The 2008 USATF Region III Junior Olympic Track & Field Championships were running at full throttle Saturday at South Pointe High School. Running events lasted all day and into the evening hours. Field events ran smoothly throughout the day with the shot put wrapping up the four-day event's busiest day.
Day 3 also marked the most active day for Herald-area athletes as they strived to qualify for the USATF National Junior Olympic Track & Field Championships in Omaha, Neb., later this month. A pair of pole vaulters and a long distance runner already punched their tickets to head west.
Kimberleigh Riggs and Mariah Lawrence qualified in the pole vault. Fort Mill's Drew Marshall won the youth boys 3,000-meter run.
Riggs is a 16-year-old Northwestern student. She matched her personal best with an 11-foot, 6-inch vault to win the intermediate girls division.
Lawrence cleared 7 feet to finish second in the youth girls division for 13- and 14-year-olds.
Marshall ran 10:08.72 to win by three seconds.
Riggs' face was sunburned by late afternoon -- not a surprise since she spent most of the morning using a 13-foot pole to soar over a cross bar more than 11 feet closer to the sun's rays.
She is excited about going to Omaha. Her parents, Carrie and Brian Riggs, are proud. They were planning for the trip already, hoping Kimberleigh would make it.
"We've made plans financially for it. We will definitely fly," Brian Riggs said, taking time away from his duties at a track-side concession stand. He looked in to driving but did some math and decided he didn't want to spend the estimated $700 just to keep the gas tank filled.
Riggs came into the competition seeded No. 1 and didn't disappoint. As it turned out, the three qualifiers from Region III are the same three from the state meet held three weeks ago at Winthrop.
Riggs already knows everything she needs to know about Omaha. "I know it's in Nebraska," she said laughing. Her father was quick to add that the College Baseball World Series is held there. "Oh yeah!" she said.
She will take four poles with her to the nationals. She has just started working with a 14-footer but isn't yet sure she'll use it in Omaha.
The 200-meter dash took on some added appeal with Van Wyck native Shawn Crawford's return to the Olympics to defend his gold medal in the event. Fuquan Greene of New Bern, N.C., ran the preliminaries' fastest time at 21.46 seconds. Greene is ranked 41st nationally this year with a 21.22.
Crawford finished second in the U.S. Olympic Trials in Eugene, Ore., on July 6 with a time of 19.86.
A pair of South Pointe sprinters competed in 200m prelims. Garrick Mackey and Dominique Fergerson ran 23.50 and 23.59, respectively, for A-Head-A-U Track Club. Both finished fifth in their heats.
The top eight finishers advance to the finals. Mackey was 19th. Fergerson finished 20th.
The rising sophomores also ran in the 100m. Mackey ran 11.41 and Fergerson 11.49. Mackey was ninth overall, just .02 seconds shy of advancing to today's finals.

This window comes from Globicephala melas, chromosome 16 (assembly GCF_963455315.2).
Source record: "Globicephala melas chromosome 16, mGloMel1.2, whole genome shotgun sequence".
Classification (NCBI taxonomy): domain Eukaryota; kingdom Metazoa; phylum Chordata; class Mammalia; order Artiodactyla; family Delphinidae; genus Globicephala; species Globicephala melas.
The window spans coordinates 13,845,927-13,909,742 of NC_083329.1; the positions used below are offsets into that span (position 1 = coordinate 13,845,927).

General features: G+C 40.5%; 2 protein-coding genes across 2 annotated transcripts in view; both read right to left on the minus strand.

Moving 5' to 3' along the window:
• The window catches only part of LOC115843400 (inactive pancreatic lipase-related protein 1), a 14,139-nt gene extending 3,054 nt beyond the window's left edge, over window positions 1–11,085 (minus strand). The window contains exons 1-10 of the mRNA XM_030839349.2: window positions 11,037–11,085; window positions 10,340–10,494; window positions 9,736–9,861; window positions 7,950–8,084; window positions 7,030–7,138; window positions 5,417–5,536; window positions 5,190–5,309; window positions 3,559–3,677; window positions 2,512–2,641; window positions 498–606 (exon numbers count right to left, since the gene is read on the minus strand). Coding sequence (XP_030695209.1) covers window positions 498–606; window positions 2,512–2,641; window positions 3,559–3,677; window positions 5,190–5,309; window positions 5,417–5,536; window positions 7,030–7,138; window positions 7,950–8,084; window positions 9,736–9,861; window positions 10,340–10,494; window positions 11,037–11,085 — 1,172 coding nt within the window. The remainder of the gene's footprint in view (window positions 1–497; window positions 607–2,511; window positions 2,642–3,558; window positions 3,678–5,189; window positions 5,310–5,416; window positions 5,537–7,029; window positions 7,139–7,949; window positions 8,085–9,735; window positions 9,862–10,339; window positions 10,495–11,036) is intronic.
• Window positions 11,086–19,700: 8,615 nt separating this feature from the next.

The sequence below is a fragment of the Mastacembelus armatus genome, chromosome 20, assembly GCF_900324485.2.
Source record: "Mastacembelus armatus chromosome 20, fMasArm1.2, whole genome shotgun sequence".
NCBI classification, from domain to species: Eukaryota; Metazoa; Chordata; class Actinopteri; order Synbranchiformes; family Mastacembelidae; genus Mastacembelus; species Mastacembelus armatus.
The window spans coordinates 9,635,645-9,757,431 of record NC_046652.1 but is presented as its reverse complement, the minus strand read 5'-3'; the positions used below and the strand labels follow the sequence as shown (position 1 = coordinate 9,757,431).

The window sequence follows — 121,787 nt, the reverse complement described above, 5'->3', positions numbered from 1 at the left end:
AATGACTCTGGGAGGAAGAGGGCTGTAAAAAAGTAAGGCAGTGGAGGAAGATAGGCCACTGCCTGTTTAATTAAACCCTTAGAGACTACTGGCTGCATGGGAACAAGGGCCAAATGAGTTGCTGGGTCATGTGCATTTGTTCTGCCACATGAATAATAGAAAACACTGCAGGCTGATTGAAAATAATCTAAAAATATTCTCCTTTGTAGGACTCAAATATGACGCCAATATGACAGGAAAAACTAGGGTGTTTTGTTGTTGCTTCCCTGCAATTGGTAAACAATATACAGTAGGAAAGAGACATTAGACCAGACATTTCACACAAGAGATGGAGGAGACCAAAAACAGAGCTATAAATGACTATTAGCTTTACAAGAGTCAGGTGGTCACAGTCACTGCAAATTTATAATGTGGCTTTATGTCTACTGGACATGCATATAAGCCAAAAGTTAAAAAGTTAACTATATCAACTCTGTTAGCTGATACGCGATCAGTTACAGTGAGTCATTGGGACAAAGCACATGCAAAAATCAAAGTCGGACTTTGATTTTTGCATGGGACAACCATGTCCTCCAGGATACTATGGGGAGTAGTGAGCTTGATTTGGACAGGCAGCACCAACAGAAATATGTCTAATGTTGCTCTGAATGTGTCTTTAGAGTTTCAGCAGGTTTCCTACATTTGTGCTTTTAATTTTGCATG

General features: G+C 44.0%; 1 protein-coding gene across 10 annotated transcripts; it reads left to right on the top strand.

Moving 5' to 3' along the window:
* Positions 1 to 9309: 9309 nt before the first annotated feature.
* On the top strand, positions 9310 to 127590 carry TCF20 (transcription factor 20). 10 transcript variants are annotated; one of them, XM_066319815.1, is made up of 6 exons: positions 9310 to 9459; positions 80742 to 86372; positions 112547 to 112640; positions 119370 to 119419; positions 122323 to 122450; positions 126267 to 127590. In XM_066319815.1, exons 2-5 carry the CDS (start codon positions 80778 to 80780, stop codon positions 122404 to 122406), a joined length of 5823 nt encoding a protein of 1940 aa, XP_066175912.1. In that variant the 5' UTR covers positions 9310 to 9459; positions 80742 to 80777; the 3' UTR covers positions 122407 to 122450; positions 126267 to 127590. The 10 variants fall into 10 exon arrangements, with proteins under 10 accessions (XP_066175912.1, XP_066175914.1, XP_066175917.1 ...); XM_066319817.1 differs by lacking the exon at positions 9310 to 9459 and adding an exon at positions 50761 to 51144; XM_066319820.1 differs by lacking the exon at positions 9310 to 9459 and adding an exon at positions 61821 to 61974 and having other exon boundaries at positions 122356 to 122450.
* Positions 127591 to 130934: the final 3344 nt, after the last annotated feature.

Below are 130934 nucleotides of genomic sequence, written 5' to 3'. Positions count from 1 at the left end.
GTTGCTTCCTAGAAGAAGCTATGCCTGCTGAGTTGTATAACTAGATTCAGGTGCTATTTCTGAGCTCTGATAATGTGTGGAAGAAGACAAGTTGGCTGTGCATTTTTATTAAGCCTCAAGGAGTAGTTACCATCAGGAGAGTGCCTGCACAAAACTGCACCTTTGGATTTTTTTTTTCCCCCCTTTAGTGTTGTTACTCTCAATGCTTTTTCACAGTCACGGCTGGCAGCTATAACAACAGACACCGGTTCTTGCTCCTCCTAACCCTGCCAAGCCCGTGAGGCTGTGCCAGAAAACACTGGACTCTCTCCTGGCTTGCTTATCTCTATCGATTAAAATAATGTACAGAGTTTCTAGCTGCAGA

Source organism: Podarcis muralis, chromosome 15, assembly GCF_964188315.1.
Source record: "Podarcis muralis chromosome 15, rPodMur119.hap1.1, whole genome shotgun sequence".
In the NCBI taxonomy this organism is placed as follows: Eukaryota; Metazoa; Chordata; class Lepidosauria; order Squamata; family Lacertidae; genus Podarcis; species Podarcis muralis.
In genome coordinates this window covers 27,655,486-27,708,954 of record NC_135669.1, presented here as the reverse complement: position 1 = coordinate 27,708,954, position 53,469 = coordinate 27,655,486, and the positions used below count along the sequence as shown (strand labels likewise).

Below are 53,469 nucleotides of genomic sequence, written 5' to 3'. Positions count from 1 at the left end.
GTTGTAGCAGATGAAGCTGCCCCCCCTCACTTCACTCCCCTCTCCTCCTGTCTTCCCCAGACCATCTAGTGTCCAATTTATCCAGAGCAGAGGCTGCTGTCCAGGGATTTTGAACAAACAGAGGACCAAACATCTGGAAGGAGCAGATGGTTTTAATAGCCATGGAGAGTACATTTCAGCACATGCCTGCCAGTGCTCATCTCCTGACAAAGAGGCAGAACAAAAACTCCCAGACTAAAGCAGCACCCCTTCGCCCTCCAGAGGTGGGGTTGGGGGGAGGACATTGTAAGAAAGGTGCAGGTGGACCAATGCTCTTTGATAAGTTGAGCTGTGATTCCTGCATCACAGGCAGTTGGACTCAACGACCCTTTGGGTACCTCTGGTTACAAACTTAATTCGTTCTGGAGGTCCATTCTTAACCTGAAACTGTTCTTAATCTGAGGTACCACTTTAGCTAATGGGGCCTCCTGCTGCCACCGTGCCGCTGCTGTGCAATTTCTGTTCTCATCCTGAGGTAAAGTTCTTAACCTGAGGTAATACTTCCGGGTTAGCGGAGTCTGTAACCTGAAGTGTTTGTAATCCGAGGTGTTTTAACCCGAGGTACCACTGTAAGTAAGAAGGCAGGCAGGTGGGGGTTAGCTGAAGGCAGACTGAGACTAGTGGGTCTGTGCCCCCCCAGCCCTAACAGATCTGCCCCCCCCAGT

South Pointe and A-Head-A-U coach Bob Jenkins refers to the two as his "bullets." He says they are going to be two of the best sprinters to ever come out of this area.
"This is tough competition," Mackey said after his 200m race. "It feels good to run on my home track. But it doesn't feel so good to finish where I did."
Brittany Ajayi from Bowie, Md., advanced to the 200m finals in the sub-bantam girls division. This is her second year running the 200 and she posted the fifth-fastest time, 32.18.
Bantam boys sprinter Austin Connor of Columbia will run in today's finals. He finished fourth overall in his division with a time of 28.17.
Cameron Hudson of Charlotte advanced in the youth boys 200m prelims with a time of 23.35.
Several Region III records were established Saturday. Gordon Dudley, an 11-year-old from Marietta, Ga., set a new mark in the mini javelin. His throw of 40.57 meters (133 feet) broke the record set last year by Morgan Tanasijevich (40.52).
There is a connection between the two. They both belong to Walton Youth Track Club. Charles Brown is the throwing coach. He has enjoyed great results with his youngsters. Tanasijevich went to nationals last year. In 2006, Nana Motooka won it all in the mini javelin.
"Gordon has a chance to place very high," Brown said.
The stands and grounds around the track facility at South Pointe were packed with spectators. Among them was Curtis Frye, coach of cross country and track and field at South Carolina.
"I don't think he's just out here enjoying the day," Jenkins said.
The championships enter their final day today.
"The competition across the board has been great. Valerie Beesley and Kathy Koziel have done all the grunt work and behind the scenes work to put this all together. The track and cross country family in this area has done a super job," Jenkins said.